BANK HOLIDAY DELIVERY DATES
Our office will be closed from 4pm on Friday 22nd May until 9:30am on Tuesday 26th. Orders can still be placed over this period, but dispatch will not take place until Tuesday 26th May.
"Next Day" orders received after 12 noon on Friday 22nd May will be delivered before 1pm on Wednesday 27th May
Our service desk will answer any telephone or email enquiries from 9.30am on Tuesday 26th May
Silver Christening Spoons and Baby Spoons
We all know somebody who was “born with a silver spoon in his mouth.” That lucky friend who inherited money or to whom wealth, health and happiness came without any effort on their part. And, admit it, we are just that tinsy winsy bit jealous.
Well, how did family wealth and easy good fortune become associated with a commonplace eating utensil?
Spoons have been around for thousands of years. Most early spoons were wooden spatulas or even re-worked seashells. The Greeks and Romans did manufacture the occasional spoons of gold, silver and bronze, but the most common materials, as in the later Medieval period, were wood, pewter and bone.
It is probably in the 15th and 16th centuries that the link between fortune and spoons became established. By Tudor times, it was not uncommon for godparents in wealthy society to present their godchildren with a Christening gift of silver Apostle Spoons. A set of twelve spoons, each with an image of one apostle on the handle was a prestigious Christening gift. An alternative was a set of four spoons representing the evangelists, Matthew, Mark, Luke and John. Silver spoons are still given as Christening gifts and Baptism presents today, but Apostle Spoons are less common and more difficult to find.
In the sixteenth century a silver spoon was still pretty rare, so any child receiving such a Christening gift would have to come from a wealthy background. Moreover, if some recent medical research is correct, they were also blessed with a bit of luck. Silver spoons and teethers have been popular for centuries, but it is only in the last few years that the antibiotic properties of silver have been recognized. To put it bluntly, the wealthy Little Lord Fauntleroy teething on a silver Christening spoon had a better chance of survival than a pauper sucking on a lump of pewter. I rather poo-pooed this idea of silver’s miraculous properties until I remembered my granny dropping a silver thrupenny bit into the milk churn to “stop it turning.”
As with so many of our current customs and traditions, the Victorians have had a large influence on Christening gifts. By the mid nineteenth century the Christening gift of a spoon was commonplace amongst the middle and upper classes. Often these were combined with teethers and rattles, so, once again, a well off godchild could be seen with a silver Christening spoon in his mouth.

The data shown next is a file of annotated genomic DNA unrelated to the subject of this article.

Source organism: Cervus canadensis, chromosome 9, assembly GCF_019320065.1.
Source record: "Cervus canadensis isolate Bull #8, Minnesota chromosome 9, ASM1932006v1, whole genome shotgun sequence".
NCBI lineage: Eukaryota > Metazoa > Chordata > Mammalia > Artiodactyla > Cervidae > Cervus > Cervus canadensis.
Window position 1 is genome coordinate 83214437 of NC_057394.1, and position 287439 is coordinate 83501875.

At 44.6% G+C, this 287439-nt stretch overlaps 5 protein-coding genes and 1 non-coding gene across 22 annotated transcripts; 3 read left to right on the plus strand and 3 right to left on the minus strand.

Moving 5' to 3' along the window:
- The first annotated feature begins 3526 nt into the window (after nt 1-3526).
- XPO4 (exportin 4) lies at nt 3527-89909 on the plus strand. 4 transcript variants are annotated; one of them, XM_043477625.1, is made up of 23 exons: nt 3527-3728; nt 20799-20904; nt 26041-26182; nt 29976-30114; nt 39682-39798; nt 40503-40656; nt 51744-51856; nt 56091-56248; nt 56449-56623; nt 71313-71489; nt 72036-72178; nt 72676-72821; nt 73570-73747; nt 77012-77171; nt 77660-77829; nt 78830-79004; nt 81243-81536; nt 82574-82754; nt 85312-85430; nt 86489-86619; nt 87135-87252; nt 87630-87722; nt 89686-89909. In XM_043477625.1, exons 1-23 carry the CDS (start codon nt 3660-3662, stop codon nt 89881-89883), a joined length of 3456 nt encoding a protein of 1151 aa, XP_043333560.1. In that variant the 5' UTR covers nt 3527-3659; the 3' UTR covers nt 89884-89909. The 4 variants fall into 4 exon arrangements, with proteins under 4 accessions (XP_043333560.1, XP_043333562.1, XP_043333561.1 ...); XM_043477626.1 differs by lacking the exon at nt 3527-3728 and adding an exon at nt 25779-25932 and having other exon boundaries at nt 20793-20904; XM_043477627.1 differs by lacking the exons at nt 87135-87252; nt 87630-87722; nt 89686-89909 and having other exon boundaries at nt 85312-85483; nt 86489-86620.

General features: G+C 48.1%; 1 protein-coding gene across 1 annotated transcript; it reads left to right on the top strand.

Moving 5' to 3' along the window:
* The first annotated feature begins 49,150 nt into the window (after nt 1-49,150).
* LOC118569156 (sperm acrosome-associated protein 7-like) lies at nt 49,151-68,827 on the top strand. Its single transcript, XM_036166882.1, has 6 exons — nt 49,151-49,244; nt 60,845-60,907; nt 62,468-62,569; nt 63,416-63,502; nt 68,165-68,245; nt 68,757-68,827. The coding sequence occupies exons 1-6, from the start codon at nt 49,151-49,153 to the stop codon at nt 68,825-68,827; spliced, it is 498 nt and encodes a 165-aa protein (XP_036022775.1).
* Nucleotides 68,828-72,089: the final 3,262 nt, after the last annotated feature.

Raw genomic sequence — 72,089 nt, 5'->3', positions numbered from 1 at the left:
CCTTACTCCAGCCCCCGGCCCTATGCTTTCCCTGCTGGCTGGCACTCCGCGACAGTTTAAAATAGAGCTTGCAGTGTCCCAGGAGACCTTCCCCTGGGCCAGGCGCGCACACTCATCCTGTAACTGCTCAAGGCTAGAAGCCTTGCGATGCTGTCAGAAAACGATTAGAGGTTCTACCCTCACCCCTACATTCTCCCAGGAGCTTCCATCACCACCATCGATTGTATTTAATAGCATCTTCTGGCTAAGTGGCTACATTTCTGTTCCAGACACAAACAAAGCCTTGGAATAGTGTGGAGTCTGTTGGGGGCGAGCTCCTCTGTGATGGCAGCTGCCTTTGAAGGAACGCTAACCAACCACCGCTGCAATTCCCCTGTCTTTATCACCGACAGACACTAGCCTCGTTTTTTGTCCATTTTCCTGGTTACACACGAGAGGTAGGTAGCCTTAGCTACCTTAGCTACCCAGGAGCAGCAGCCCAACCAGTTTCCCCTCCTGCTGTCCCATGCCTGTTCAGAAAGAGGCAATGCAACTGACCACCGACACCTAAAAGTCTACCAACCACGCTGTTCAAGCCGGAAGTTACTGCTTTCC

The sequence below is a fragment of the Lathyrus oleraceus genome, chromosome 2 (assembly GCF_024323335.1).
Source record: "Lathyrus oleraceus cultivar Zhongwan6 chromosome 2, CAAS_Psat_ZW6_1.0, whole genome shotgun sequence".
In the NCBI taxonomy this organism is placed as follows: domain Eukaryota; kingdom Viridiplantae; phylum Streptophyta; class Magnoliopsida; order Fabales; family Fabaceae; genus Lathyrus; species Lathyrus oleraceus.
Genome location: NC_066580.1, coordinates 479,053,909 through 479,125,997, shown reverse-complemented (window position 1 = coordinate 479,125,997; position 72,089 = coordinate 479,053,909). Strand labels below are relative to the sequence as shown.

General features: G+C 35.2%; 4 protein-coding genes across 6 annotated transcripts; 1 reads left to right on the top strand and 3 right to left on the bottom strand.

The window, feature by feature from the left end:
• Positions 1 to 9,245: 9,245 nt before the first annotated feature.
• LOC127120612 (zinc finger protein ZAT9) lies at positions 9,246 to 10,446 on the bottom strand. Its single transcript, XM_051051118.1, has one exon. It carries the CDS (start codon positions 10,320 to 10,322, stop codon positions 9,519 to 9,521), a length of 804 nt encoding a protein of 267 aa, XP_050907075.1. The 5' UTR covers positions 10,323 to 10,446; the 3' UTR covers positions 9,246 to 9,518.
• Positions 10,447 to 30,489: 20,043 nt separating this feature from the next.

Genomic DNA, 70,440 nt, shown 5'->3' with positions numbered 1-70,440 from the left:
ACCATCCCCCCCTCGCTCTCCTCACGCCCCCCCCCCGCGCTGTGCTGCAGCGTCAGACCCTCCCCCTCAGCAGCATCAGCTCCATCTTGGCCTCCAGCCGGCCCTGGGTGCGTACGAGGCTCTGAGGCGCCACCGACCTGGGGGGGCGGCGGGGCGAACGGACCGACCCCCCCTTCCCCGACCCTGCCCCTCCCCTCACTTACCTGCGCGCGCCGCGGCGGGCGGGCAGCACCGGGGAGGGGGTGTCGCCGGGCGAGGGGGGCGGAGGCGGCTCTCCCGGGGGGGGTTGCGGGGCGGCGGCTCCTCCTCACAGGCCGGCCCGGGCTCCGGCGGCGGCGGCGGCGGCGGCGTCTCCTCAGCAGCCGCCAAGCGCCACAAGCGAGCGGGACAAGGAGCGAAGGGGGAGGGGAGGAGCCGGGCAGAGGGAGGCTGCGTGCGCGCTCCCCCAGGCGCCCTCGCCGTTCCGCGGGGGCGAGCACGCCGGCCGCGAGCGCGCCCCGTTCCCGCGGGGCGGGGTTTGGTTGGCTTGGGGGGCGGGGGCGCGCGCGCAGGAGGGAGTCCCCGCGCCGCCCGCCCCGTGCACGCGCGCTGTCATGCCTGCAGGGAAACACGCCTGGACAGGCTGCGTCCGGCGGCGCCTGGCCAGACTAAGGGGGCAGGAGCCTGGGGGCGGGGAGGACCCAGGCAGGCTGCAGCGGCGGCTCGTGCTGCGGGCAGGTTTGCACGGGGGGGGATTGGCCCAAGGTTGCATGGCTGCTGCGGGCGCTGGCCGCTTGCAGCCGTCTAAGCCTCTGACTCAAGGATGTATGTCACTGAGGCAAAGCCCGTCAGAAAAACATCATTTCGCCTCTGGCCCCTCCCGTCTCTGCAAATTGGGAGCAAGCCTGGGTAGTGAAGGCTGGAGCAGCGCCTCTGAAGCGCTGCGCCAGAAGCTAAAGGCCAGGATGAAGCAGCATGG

We cannot be certain of this etymological link between Christening gifts and the phrase “to be born with a silver spoon in his mouth,” but there is obviously something way back in our subconscious that associates spoons with success, or the lack of it.
For example, “The Wooden Spoon” is a symbol of failure. Sports teams that come last in a tournament or league are handed “The Wooden Spoon,” a tradition that goes back many centuries. There is also reference to it in the distant past at Cambridge University where the “Junior Optimes” – the graduates at the bottom of the order of merit - were presented with a wooden spoon. And what did the more successful honor men receive? You’ve guessed it … a gold or silver spoon.
Similarly, there used to be an expression in the Royal Navy describing a young officer who received preferential treatment and accelerated promotion as “born with the silver spoon.”
So, the jury is still out as to the exact origins of the phrase, but the romantic in me would like to believe that it finds its origins in silver Christening gifts.
So the next time you talk about someone “born with a silver spoon in his mouth,” you’re allowed to say it with a touch of jealousy, just a hint of that little green-eyed monster, but also a touch of smugness … at least you may know where the phrase has come from.